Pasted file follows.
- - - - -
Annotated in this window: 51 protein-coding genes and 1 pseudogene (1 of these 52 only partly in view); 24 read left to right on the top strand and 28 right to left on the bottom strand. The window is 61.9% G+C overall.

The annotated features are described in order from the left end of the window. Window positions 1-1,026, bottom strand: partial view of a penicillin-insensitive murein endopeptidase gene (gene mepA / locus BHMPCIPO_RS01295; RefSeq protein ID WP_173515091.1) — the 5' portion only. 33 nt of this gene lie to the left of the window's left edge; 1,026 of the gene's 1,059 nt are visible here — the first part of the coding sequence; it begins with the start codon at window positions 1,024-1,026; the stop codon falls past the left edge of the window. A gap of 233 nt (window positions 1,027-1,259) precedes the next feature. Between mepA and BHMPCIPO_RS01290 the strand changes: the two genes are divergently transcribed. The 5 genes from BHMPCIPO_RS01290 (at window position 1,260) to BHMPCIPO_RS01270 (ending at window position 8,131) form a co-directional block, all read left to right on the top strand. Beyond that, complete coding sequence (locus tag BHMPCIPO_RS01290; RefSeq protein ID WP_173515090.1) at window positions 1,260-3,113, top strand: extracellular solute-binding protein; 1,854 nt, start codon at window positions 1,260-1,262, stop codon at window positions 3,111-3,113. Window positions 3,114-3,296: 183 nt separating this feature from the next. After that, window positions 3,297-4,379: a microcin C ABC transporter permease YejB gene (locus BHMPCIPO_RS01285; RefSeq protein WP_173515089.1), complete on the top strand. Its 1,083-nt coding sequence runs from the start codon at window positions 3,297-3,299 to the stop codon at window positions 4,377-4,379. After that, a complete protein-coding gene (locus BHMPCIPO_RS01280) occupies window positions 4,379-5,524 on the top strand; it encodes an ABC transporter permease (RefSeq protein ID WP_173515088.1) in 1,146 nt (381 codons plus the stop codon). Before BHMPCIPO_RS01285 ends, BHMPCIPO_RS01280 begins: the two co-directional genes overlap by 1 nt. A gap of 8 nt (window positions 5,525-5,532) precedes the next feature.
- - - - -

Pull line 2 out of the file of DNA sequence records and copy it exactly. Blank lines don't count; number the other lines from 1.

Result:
The annotated features are described in order from the left end of the window. Window positions 1-1,026, bottom strand: partial view of a penicillin-insensitive murein endopeptidase gene (gene mepA / locus BHMPCIPO_RS01295; RefSeq protein ID WP_173515091.1) — the 5' portion only. 33 nt of this gene lie to the left of the window's left edge; 1,026 of the gene's 1,059 nt are visible here — the first part of the coding sequence; it begins with the start codon at window positions 1,024-1,026; the stop codon falls past the left edge of the window. A gap of 233 nt (window positions 1,027-1,259) precedes the next feature. Between mepA and BHMPCIPO_RS01290 the strand changes: the two genes are divergently transcribed. The 5 genes from BHMPCIPO_RS01290 (at window position 1,260) to BHMPCIPO_RS01270 (ending at window position 8,131) form a co-directional block, all read left to right on the top strand. Beyond that, complete coding sequence (locus tag BHMPCIPO_RS01290; RefSeq protein ID WP_173515090.1) at window positions 1,260-3,113, top strand: extracellular solute-binding protein; 1,854 nt, start codon at window positions 1,260-1,262, stop codon at window positions 3,111-3,113. Window positions 3,114-3,296: 183 nt separating this feature from the next. After that, window positions 3,297-4,379: a microcin C ABC transporter permease YejB gene (locus BHMPCIPO_RS01285; RefSeq protein WP_173515089.1), complete on the top strand. Its 1,083-nt coding sequence runs from the start codon at window positions 3,297-3,299 to the stop codon at window positions 4,377-4,379. After that, a complete protein-coding gene (locus BHMPCIPO_RS01280) occupies window positions 4,379-5,524 on the top strand; it encodes an ABC transporter permease (RefSeq protein ID WP_173515088.1) in 1,146 nt (381 codons plus the stop codon). Before BHMPCIPO_RS01285 ends, BHMPCIPO_RS01280 begins: the two co-directional genes overlap by 1 nt. A gap of 8 nt (window positions 5,525-5,532) precedes the next feature.